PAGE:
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Books, Humor, Satire

ONE PERCENT SOLUTION . . . (one page per day) Page 89 of 252

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A satire of dysfunctional politics and economic disparity.  

Chapter VIII: Day/Page 89 CONTINUED FROM YESTERDAY. . . . “We’ll see about that.” The Captain shakes the contents of her knapsack onto the steel table; ransacks through the new clothes from the boutique; scrutinizes the fruit and sandwiches wrapped in wax paper and even examines the bottles of water.

(What a dick!)

“So where’s the gold?” he demands.

(Screw you!) She understands, but says nothing. Her anger rising.

The Captain crosses over to the one-way mirror, taps on the glass and gestures for those watching to join him. Moments later the tall thin Chihuahua who had relayed the events at the bank enters, followed by a massive, burly Mastiff with shaved head, blue and orange tattoos around his stump-like neck, and thick beefy arms inked with more tattoos.

(Oh, hell, this can’t be good.)

“Hold her,” the Captain tells the baldheaded Mastiff. He jerks her up, pining her arms in back. She doesn’t resist.

(This is getting out of hand. What should I do? Come on, think!)

“Search her,” the Captain says to the tall thin Chihuahua.

He finds the chain-mail purse in her pants pocket and hands it to the Captain. “That’s all she has.”

The Mastiff drops Sofia roughly back in the chair.

“Mine. Those things are mine,” she says firmly.

“Be quiet!” shouts the Captain. He shakes the coins and diamonds out of the purse, sending them clattering loudly onto the polished steel table. The harsh bright light of the interrogation room makes the jewels and gold sparkle like pirate’s treasure on the shiny table. Before him is more wealth than he has ever seen. It must be ten, maybe twenty year’s salary, he guesses. The two others are equally awed.

Sofia reaches for the purse. “Mine—I need to buy a boat.”

“I told you to sit down!” bellows the Captain, drawing back his arm and striking Sofia forcefully across her face with the back of his fist, knocking her into the chair.

(What the hell! Ok, I’ve had enough of this shit!)

The blow didn’t actually hurt her. Because of the force-field, she hardly felt a thing. But the sudden violence shocked her, and so she had involuntarily recoiled when he struck, making it look like the blow had its intended effect.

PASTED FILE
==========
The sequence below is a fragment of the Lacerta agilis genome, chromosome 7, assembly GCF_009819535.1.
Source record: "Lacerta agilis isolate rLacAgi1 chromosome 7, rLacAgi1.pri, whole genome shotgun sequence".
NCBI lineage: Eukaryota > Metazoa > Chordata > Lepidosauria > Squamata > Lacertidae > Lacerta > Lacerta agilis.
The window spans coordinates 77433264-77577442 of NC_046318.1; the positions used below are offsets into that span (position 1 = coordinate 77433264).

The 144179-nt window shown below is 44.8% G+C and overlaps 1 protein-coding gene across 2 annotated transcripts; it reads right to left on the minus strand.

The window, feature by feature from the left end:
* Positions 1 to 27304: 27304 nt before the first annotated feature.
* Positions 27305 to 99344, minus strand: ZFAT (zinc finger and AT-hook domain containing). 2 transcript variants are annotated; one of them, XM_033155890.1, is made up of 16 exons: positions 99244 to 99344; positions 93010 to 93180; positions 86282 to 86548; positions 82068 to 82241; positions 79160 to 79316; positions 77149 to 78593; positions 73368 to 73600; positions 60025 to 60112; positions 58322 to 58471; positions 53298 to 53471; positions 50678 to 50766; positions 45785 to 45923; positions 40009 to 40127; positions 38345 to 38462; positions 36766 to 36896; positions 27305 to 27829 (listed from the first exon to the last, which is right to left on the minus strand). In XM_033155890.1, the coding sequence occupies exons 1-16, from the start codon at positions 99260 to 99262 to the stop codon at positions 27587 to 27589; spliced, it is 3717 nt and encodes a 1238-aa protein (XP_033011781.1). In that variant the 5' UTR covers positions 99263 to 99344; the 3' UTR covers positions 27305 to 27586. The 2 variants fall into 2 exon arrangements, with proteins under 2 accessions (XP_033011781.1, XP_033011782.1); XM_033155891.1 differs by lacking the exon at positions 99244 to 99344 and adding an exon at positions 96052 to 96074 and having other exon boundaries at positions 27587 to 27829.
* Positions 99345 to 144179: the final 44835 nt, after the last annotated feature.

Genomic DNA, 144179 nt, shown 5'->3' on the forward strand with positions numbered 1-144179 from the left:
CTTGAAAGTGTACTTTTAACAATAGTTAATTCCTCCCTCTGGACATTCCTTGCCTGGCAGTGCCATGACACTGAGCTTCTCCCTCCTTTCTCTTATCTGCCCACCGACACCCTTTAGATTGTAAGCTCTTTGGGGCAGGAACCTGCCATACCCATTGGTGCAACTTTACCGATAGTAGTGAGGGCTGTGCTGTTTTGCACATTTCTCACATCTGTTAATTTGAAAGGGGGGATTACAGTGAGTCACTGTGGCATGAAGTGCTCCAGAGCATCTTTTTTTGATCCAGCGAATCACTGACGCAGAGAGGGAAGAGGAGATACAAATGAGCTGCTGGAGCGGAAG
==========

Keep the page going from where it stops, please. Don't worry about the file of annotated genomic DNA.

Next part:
(I’m done with this nonsense. I don’t have time to screw around with this brutal moron any longer. I need to leave and find Dr. Thrush.) She glances at the clock on her bracelet—less than 20 hours left to retrieve the pod. A renewed sense of anxiety strains her chest, tightens her gut.

“You have somewhere else to go? A hot date?” sneers the Captain.

The two other guards snicker obsequiously. If they play their cards right, maybe some of the treasure could be theirs.

“You’re not enjoying your date with us here? Maybe we could spice it up for you with a little round of water-boarding,” he says, gesturing to the bench, towels, and bucket of water off to her side. “How does that sound? You ready for a swim?”

Sofia didn’t know what he meant, but the water made her uneasy, since that was about the only thing that could kill her with the lariat on.

More snickering from the others.

She contemplates what to do. (Reasoning with these imbeciles is obviously pointless. But if I use the lariat, someone could get killed. But I can’t sit here and do nothing, either. What a goddamn mess.) Anxiety flares anew. She glances again at the clock on her bracelet. . . .


Available on Amazon , Barnes & NobleKobo, and Smashwords in Digital and Paperback versions. 

This book is a work of fiction. Names, characters, businesses, organizations, places, events, and incidents either are the product of the author’s imagination or are used fictitiously. Any resemblance to actual persons, living or dead, events, or locales is entirely coincidental.

Copyright © 2013 by Gregory James      All rights reserved


About Gregory James

After 20 years working and living overseas, I returned to the US and was disgusted by how partisan and polarized the country had become. Civility and compromise are now quaint things of the past, replaced by intolerance and the rule of extremes. So I gave up a lucrative career for staring at blank pages and searching for words, in the hope that words might help enact change. Stupid. . . . I know! But after 9 months of labor I birthed forth a book, entitled ONE PERCENT SOLUTION. Reminiscent of Vonnegut, with a dash of Saramago and Fforde, this humorous, satirical, often irreverent romp mocks the absurd we accept to be normal, ridicules the ridiculously low bar we set, and challenges all of us to demand more of ourselves by making light of what is sacred that shackles us.


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